On your deathbed, surrounded friends and family, the fact you didn’t get into Stanford, Yale or Brown won’t matter at all as you say your goodbyes. Your salary won’t matter. The grades you earned, both good and bad, won’t matter at all.

What will matter?

It’s not about the college, the grades, the money – it’s about you and what you bring to the table. What you decide to create of yourself from your experiences.  You will be all you have in the end. It will matter that you lived examined life — one of integrity, responsibility, curiosity and passion. It will matter to be able to look back on your life having enjoyed it all –the good the bad, the highs and the lows and maybe having learned something about the complexities of the human condition.

So that D on a paper? The rejection from your first choice college? Not being as good as you would like to be at any given endeavor? Not being the best? The grade, the college, being the best is irrelevant and stressing about your situation won’t help. A good education is available to anyone willing to work for it regardless of the institution. If you enjoy doing something you will get better at it with practice and patience. There will always be those who are more accomplished than you and those less accomplished. It could be argued that there is as much to be learned, if not more, from receiving a D on a paper as there is from an A.

When it comes time for you to graduate, your Thacher diploma shouldn’t be emblematic of the college you got into, your grades or your prowess on the athletic field – if that is the case we haven’t done our job.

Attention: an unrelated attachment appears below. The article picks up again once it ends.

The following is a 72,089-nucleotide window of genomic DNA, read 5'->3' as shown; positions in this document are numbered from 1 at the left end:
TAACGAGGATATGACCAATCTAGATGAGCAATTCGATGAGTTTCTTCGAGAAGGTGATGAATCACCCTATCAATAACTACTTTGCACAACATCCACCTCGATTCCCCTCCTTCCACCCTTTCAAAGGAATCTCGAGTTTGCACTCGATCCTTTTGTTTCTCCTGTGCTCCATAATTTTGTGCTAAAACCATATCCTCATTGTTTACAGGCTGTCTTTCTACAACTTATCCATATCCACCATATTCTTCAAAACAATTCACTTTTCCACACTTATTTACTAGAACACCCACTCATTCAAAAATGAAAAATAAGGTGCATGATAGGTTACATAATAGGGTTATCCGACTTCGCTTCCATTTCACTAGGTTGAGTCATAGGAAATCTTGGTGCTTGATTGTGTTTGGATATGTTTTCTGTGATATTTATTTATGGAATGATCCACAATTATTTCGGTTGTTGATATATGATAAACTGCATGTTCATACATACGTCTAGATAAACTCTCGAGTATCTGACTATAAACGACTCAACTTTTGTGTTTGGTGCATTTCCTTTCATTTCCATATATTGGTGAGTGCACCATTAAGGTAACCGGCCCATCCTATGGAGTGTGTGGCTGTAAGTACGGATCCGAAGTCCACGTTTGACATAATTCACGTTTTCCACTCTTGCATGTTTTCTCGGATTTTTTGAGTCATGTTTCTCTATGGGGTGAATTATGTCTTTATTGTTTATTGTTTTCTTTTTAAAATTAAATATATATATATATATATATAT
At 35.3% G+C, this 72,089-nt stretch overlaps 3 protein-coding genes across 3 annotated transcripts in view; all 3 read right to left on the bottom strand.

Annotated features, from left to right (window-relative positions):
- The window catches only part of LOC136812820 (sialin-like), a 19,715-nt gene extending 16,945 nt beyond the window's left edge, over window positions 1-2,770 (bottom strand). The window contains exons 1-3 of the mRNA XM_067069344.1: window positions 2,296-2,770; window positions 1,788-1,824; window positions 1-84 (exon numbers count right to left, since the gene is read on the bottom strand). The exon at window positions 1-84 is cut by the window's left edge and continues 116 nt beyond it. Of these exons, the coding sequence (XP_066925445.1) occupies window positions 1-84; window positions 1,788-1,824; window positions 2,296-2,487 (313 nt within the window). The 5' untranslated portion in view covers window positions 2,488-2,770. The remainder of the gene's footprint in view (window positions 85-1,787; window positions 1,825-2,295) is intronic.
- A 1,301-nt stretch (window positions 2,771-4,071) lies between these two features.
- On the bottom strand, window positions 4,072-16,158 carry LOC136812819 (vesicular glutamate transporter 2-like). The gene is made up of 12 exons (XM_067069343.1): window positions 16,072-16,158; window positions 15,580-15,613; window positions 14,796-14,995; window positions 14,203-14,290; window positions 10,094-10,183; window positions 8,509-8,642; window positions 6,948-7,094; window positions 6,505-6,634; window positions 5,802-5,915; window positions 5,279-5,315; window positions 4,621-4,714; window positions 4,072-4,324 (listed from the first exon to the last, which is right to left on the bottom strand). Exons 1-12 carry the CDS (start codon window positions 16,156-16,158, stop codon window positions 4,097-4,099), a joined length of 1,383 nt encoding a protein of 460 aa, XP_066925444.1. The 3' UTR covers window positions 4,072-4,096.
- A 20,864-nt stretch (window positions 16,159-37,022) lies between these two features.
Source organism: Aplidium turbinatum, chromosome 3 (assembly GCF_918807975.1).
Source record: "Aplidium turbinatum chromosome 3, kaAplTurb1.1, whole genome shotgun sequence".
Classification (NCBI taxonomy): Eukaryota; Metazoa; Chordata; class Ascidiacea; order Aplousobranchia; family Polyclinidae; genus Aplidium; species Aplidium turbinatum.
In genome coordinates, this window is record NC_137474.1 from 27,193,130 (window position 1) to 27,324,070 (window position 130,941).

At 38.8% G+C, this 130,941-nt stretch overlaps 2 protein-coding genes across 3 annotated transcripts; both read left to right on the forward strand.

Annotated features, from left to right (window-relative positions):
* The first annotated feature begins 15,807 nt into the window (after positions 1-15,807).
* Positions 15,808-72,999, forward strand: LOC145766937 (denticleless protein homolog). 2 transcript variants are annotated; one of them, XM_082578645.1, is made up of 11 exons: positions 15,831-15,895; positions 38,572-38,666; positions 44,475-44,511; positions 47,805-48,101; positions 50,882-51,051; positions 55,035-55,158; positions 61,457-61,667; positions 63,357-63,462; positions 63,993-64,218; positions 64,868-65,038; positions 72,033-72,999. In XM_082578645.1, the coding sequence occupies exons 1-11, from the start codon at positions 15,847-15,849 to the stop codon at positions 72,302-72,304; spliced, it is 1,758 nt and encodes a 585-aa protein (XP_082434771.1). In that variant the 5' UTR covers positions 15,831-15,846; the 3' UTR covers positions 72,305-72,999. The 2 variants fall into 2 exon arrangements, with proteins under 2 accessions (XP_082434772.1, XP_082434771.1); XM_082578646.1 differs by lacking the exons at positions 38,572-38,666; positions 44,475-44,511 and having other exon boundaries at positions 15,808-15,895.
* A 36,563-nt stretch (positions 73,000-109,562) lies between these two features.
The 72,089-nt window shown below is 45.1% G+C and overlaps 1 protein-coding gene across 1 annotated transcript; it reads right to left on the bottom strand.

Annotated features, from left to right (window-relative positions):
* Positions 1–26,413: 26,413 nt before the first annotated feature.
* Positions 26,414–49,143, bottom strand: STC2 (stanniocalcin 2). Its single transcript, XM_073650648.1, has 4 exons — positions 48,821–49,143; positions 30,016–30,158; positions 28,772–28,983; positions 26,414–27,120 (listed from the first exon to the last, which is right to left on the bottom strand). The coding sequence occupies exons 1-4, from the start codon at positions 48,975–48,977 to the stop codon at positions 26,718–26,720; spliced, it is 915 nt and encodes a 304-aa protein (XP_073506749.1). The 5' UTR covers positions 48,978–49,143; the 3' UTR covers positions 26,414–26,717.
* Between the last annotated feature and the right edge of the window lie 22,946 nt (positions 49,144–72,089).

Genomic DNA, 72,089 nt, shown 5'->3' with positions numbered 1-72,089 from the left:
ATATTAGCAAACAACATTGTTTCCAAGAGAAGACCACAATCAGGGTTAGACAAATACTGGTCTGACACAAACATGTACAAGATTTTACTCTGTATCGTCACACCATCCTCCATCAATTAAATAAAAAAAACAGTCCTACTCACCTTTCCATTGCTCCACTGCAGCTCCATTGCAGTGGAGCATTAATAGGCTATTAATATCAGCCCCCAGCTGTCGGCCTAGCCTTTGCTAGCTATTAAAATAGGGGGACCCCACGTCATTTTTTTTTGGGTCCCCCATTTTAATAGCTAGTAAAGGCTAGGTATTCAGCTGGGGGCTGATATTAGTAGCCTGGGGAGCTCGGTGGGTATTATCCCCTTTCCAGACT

Your diploma should represent friends made over your years here that will be some of the dearest of your life. It should represent hard work doing things you enjoyed and even those things you didn’t enjoy doing. It should hold the memories of having met challenges that would have never been asked of you anywhere else – walking long miles with a heavy pack at high altitudes, a stubborn horse that frustrates you daily, teachers that expected your best work day in and day out. It should represent your intellectual and personal growth as a human being.

So while some amount of stress in life is inevitable and maybe even needed at times, don’t let it control you or become a way of being. Stop and try to get perspective on your life. It is yours alone to design and develop.

As Anna Quindlen wisely said:

“Whether you are sixteen or sixty, begin today to say no to the Greek chorus that thinks it knows the parameters of a happy life when all it knows is the homogenization of human experience.”